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In Easy Healthy Recipes/ Soup Recipes

Recipes from the Garden: Chilled Cucumber Dill Soup

cucumber dill soup

This recipe for cool, chilled cucumber dill soup uses the freshest ingredients from the garden blended with silky low-fat plain yogurt and sour cream to form a refreshing, filling “soup.”

Soups are an ancient food. Historians tell us that making soup is a task perhaps as old as the art of cooking itself. There is no culture on Earth that does not have its soup variations. A large pot or kettle, a fire, water, and vegetables form the basis for many soups. Add bison, elk, deer, turtle, fish, whale, or whatever other meat you have on hand, and dig in.

Where do cold soups come from? With the advent of refrigeration, cooling, refreshing chilled soups came into vogue. In the Middle East, yogurt, buttermilk and similar bases, such as the yogurt-sour cream base used in this chilled cucumber soup recipe, add an extra soothing ingredient during hot weather.



Make sure that you have plenty of fresh dill available to make this recipe. I love growing dill as well as enjoying it in this chilled cucumber dill soup recipe and on salmon. It’s an easy herb to grow and one with a long and venerable history of medicinal use. It has strong antiviral properties and is an antioxidant, too. Rich in calcium, manganese, and iron, dill belongs in every cook’s garden.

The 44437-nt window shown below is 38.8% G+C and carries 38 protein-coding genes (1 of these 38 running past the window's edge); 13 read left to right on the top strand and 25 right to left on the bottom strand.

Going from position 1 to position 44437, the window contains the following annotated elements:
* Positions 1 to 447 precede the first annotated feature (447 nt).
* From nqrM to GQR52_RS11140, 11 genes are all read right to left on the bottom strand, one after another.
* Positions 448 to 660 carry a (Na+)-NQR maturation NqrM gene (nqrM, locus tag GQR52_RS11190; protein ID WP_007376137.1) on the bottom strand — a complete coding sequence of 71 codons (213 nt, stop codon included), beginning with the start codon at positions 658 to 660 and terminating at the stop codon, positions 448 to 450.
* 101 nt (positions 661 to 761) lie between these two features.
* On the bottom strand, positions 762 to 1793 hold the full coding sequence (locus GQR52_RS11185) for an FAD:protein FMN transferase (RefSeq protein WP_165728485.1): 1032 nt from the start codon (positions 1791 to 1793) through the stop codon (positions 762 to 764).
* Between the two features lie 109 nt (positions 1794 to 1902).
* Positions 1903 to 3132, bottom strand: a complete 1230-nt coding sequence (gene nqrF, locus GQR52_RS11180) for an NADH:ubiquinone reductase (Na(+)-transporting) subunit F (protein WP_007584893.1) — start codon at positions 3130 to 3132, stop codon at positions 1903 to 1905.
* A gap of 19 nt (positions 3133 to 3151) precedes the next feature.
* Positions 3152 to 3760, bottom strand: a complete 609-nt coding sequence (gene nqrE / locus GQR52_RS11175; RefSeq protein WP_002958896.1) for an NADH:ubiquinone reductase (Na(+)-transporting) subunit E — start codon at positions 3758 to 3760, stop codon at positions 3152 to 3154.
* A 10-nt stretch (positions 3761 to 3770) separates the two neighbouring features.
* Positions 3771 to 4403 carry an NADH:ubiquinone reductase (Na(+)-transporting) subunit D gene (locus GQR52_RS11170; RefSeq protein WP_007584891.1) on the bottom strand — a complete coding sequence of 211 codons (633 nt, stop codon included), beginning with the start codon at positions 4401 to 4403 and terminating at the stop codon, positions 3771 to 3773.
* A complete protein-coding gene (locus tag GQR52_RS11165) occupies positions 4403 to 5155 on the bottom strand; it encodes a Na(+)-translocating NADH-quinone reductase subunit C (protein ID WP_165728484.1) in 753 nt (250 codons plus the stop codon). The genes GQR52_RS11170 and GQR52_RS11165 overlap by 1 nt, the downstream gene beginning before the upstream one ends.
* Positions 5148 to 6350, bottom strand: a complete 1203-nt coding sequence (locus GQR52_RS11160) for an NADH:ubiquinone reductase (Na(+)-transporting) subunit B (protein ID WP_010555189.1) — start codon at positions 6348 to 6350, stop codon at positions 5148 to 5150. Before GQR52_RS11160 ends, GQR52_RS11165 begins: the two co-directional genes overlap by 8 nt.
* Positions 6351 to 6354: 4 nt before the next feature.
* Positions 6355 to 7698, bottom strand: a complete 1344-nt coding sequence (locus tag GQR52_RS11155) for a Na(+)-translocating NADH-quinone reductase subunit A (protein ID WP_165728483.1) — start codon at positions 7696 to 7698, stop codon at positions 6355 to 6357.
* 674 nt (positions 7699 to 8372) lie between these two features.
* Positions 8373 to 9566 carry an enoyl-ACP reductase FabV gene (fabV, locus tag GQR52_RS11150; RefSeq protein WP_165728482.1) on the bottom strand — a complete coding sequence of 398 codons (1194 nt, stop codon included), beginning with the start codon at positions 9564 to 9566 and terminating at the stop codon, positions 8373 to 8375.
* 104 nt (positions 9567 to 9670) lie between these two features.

vegetarian meal with cucumber soup


Recipe for Chilled Cucumber-Dill Soup

To make this recipe, you will need a blender.


  • Two large cucumbers, peeled and seeded, diced into small cubes. (About two cups).
  • 1 cup of low-fat plain yogurt.
  • 1/2 cup to 2/3 cup of low-fat sour cream
  • 2-3 teaspoons of fresh dill
  • Pumpkin or sunflower seeds (optional)

Place the yogurt and sour cream into a blender and add 2/3 of the entire batch of peeled, seeded and diced cucumber. Reserve some of the cucumber pieces to the side. Puree the sour cream, yogurt, and cucumbers until the mixture is smooth. Pour out of the blender into a bowl and stir in the dill and reserved cucumbers. Serve in soup bowls garnished with a sprinkle of sunflower or pumpkin seeds on top.

The meal shown in the photograph, above, was my actual lunch on a random weekday in July. The salad is a Caprese salad, with the recipe also on Home Garden Joy, and the soup in the mug is my cool cucumber-dill soup.

Enjoy. Happy gardening! Joyful creating!

1 In Easy Healthy Recipes/ Soup Recipes

Chilled Cucumber Soup Recipe

Got cucumbers? This chilled cucumber soup recipe uses up those extra garden cucumbers in a healthy, low-fat cool soup that’s perfect for summer lunch.

But watch out – it’s addictive.

cucumber soup recipe

Photo licensed from Max Straetgen/

Chilled Cucumber Soup Recipe

I had the best of intentions. I went downstairs, thinking I’d take photos of the pot of chilled cucumber soup I’d made yesterday.

Then I promptly ate it all.

And it was soooo good!

The first time I had chilled cucumber soup was in Manhattan. I don’t know why I tried it. Perhaps I was curious? I bought it from a little deli on Park and 30th or so. And it was divine. A cool, creamy concoction of sour cream, yogurt, dill, and cucumbers.

This recipe uses the same ingredients but adds both a pinch of salt and a pinch of mustard to make it delectable. One hint: blend up the soup and let it chill overnight. The flavors meld into a tasty broth that is perfect for a hot summer day.

[Tweet “Easy chilled cucumber soup recipe. Great for a hot summer day! #foodieFriday #recipesfromthegarden”]

Chilled Cucumber Soup

You will need:

  • Two large cucumbers, peeled and diced
  • 1 and 1/2 cups plain, no fat yogurt
  • 1/2 cup of low-fat sour cream